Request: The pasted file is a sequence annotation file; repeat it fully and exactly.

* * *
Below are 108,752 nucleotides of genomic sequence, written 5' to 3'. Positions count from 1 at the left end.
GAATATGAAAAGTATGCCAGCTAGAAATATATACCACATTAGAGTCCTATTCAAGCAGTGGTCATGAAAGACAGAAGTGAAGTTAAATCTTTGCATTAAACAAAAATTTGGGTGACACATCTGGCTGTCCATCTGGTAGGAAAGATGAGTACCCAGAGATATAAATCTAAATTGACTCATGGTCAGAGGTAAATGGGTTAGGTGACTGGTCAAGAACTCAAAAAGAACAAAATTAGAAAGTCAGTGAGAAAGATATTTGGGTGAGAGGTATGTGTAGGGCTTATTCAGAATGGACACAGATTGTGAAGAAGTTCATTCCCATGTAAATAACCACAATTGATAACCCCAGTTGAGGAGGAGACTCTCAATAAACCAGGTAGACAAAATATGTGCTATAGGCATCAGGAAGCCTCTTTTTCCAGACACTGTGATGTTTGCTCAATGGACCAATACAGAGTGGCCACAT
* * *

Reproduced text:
Below are 108,752 nucleotides of genomic sequence, written 5' to 3'. Positions count from 1 at the left end.
GAATATGAAAAGTATGCCAGCTAGAAATATATACCACATTAGAGTCCTATTCAAGCAGTGGTCATGAAAGACAGAAGTGAAGTTAAATCTTTGCATTAAACAAAAATTTGGGTGACACATCTGGCTGTCCATCTGGTAGGAAAGATGAGTACCCAGAGATATAAATCTAAATTGACTCATGGTCAGAGGTAAATGGGTTAGGTGACTGGTCAAGAACTCAAAAAGAACAAAATTAGAAAGTCAGTGAGAAAGATATTTGGGTGAGAGGTATGTGTAGGGCTTATTCAGAATGGACACAGATTGTGAAGAAGTTCATTCCCATGTAAATAACCACAATTGATAACCCCAGTTGAGGAGGAGACTCTCAATAAACCAGGTAGACAAAATATGTGCTATAGGCATCAGGAAGCCTCTTTTTCCAGACACTGTGATGTTTGCTCAATGGACCAATACAGAGTGGCCACAT